Obviously we say this with the utmost disdain for central bank manipulation, then again, speaking against such forces has become blasphemy. Who wants to hear whining about a 20% Nasdaq return, not me says the fool with his head buried in the central bank sand. We love the oasis central banks have provided and if you think it’s a mirage, well then, you are the greater fool. Don't be a hater because you lack the conviction to invest blindly with all disregard to actual free market fundamentals. This is the mentality that the age old fundamental and realist are up against. A herd that is so blinded by the actual outright real risk that they continue to invest uninhibited.
Risks what risks? Risk is so, oh yeah, passé! Consider the now constant influx by retail investors into passive ETF equities. Who needs professional management and all their fees when we can just park our cash in low fee index funds. What could possibly go wrong? We get a bigger bang for our investing buck, diversification and lower fees, why pay 2 and 20 when we don't have too.
Repetition has a funny way of forming habits, unfortunately good habits are ingrained in the exact same way as bad ones are. By constantly relying upon central banks ability to fund monetary and fiscal policy, governments have now become the real risk. Vix, etc and all the other fine tooled measurements are calculating market sentiment risk, but no where have we seen government risk accurately measured. Yea there are global CDS markets on specific countries debt, but how accurate are they and who actually trades it anyway for any real size? So how will this new paradigm change the face of investing and quantifying risk? We aren't really quite sure but there are a few themes that we know we can hang our hats on:
- Equity markets are no longer and haven't been driven by global macro fundamentals, rather they are driven slowly by trickle down cheap levered financing via CENTRAL BANK AND Sovereign Wealth Fund intervention.
- Government debt levels will continue to grow at an ever increasing rate which will put funding pressure directly onto the shoulders of native central banks. Risk is firmly in their hands and who will bail out the central banks when the time comes?
- Currencies or FX will continue to see volatility as native central banks tight rope varying interest rates and quantitative easing adjustments. The weak dollar is a theme we see growing in sentiment over the coming years.
- Balance sheet reduction is a myth and is predicated on two fronts, one, a lack of eligible bonds for central banks to purchase and second, it’s a stealth way to tighten without actually raising the Fed Funds rate.
- Global equity markets will continue to be driven by central bank and SWF flows as well as what we call margin compression via debt for equity swaps as well as inter market consolidations financed by an insatiable appetite for yield starved Private Equity.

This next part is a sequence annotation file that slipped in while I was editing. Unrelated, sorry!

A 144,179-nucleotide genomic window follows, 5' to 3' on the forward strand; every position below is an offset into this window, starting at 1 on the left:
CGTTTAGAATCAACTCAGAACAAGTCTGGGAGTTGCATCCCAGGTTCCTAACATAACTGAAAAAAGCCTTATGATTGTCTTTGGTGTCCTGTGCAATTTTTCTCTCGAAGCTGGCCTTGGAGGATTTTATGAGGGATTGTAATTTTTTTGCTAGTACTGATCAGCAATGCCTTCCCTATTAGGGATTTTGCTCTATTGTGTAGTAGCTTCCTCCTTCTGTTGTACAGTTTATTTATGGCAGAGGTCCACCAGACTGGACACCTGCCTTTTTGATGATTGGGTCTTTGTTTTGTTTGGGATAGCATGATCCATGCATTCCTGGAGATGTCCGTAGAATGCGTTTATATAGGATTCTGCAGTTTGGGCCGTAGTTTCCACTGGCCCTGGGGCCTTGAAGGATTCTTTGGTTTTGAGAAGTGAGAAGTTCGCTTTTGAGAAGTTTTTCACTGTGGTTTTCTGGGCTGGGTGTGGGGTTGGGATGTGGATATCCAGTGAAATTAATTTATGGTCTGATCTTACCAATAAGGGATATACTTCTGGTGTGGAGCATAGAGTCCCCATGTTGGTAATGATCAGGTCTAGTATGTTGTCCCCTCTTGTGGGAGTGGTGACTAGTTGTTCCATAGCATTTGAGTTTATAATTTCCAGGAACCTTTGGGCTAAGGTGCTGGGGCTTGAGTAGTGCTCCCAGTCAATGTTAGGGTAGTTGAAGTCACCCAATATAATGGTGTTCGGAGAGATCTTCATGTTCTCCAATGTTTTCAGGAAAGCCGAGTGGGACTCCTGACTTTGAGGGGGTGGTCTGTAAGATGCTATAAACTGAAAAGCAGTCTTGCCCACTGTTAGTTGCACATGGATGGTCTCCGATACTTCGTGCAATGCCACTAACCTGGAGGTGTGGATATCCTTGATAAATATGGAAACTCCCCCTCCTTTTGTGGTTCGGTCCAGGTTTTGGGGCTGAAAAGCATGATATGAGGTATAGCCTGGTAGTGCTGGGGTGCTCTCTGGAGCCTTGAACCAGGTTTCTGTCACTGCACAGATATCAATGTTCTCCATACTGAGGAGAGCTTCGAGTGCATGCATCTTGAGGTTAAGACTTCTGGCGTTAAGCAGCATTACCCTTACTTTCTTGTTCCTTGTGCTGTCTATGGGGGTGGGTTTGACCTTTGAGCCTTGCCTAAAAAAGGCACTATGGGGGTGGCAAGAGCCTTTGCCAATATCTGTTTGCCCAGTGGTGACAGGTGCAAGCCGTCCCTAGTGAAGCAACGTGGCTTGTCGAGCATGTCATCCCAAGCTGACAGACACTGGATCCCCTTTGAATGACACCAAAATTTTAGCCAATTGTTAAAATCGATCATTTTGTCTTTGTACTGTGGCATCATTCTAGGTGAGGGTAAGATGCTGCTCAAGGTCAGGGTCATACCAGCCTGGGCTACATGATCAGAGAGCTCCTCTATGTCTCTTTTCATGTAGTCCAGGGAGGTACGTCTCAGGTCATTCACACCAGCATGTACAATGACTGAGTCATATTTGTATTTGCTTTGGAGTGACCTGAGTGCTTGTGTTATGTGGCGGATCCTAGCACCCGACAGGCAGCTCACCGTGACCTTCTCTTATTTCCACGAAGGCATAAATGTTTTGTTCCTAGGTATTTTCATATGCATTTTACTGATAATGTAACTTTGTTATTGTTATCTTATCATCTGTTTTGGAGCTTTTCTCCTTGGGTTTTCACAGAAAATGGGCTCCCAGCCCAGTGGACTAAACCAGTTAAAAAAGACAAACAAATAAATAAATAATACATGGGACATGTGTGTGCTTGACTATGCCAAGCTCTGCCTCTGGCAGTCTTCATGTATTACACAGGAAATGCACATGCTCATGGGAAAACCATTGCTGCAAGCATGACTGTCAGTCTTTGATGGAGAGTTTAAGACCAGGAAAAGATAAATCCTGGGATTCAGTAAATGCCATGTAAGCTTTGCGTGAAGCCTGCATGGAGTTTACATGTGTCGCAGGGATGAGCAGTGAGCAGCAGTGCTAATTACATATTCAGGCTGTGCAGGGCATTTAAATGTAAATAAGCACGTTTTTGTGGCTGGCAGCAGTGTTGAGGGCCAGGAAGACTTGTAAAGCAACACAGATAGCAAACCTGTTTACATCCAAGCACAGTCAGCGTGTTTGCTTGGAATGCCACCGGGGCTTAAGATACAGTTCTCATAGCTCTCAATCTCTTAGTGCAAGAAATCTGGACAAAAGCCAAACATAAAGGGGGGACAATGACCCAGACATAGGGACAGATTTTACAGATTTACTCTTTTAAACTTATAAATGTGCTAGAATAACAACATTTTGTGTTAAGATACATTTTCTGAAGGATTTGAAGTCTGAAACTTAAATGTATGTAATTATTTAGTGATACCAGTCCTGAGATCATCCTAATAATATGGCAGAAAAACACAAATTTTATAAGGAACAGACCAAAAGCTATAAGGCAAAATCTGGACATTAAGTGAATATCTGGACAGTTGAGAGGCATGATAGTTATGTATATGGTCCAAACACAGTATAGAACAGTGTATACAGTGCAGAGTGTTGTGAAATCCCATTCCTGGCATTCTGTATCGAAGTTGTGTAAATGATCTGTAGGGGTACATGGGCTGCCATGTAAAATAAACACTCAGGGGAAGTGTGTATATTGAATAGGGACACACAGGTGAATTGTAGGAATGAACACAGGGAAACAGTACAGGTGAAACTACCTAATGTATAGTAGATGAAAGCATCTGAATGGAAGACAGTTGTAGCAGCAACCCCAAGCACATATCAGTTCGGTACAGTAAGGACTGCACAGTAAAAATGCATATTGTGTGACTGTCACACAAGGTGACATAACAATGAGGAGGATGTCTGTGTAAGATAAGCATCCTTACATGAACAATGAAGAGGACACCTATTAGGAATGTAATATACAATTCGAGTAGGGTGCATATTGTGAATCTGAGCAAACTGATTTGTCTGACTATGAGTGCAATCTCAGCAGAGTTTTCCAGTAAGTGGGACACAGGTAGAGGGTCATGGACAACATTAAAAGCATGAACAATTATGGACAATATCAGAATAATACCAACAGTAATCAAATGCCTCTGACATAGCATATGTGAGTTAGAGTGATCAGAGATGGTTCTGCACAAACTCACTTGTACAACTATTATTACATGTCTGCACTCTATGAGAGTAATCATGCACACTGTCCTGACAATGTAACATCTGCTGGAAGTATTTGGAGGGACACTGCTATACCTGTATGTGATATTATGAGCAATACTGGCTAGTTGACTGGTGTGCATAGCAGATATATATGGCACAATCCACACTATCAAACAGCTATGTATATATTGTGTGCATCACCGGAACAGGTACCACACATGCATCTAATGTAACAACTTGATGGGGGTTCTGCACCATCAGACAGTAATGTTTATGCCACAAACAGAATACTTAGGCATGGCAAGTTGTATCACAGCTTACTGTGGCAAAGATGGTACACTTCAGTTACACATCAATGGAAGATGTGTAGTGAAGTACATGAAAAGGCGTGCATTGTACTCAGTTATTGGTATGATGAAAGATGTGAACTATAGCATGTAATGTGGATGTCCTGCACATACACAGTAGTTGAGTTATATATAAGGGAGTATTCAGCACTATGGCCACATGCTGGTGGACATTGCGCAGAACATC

The bottom line and what we decidedly take away from all of this is, no matter the large bearish fundamental base, the markets continue to be stretched like a rubber band just waiting to snap. We aren't as bearish as the fundamentalists, but we aren't idiots either. We know we can continue to ride the bullish wave as long as every native central bank plays ball. The minute one defects, well then, it will be time to readjust, but now is not that time! We will know when that time is, some bank will act in some surprising manner, maybe the FED raises, maybe they cut the balance sheet more than expected, maybe the ECB stops QE altogether, maybe the BOJ even raises rates, who knows, but we will let you know as best we can.
Anyhow, we have the Fed this upcoming week, it is highly anticipated the chair will begin or at least infer that the time has come for some balance sheet roll down. The market doesn't expect any surprises, nor do we, the FED has no clothes and so please don't pretend like they actually can do much, they can't. A rock and a hard place doesn't serve their predicament justice, that we are certain. We definitely do not envy their position, to say the least. So with that said, we expect curve flatteners to continue into Wed. as investors and specs pare down some positions. Bond yields have risen into this meeting and by the off chance that the FED hesitates at all, rest assure bonds will be well bid and yields will plummet as the US yield curve steepens once again. As always time will tell. So let's get to the charts for some insight as to where things sit pre-FOMC:
When we look at the US 5Yr vs 30Yr yield curve differential we can see that the front end or 5yr sector in this case has led the way down as investors anticipate the roll down in balance sheet to be borne by the front end:
Next up we see 10yr yields have been driven higher leading up to the meeting in what seems to be a position paring, but has seen a decent 20bp back up to 2.20%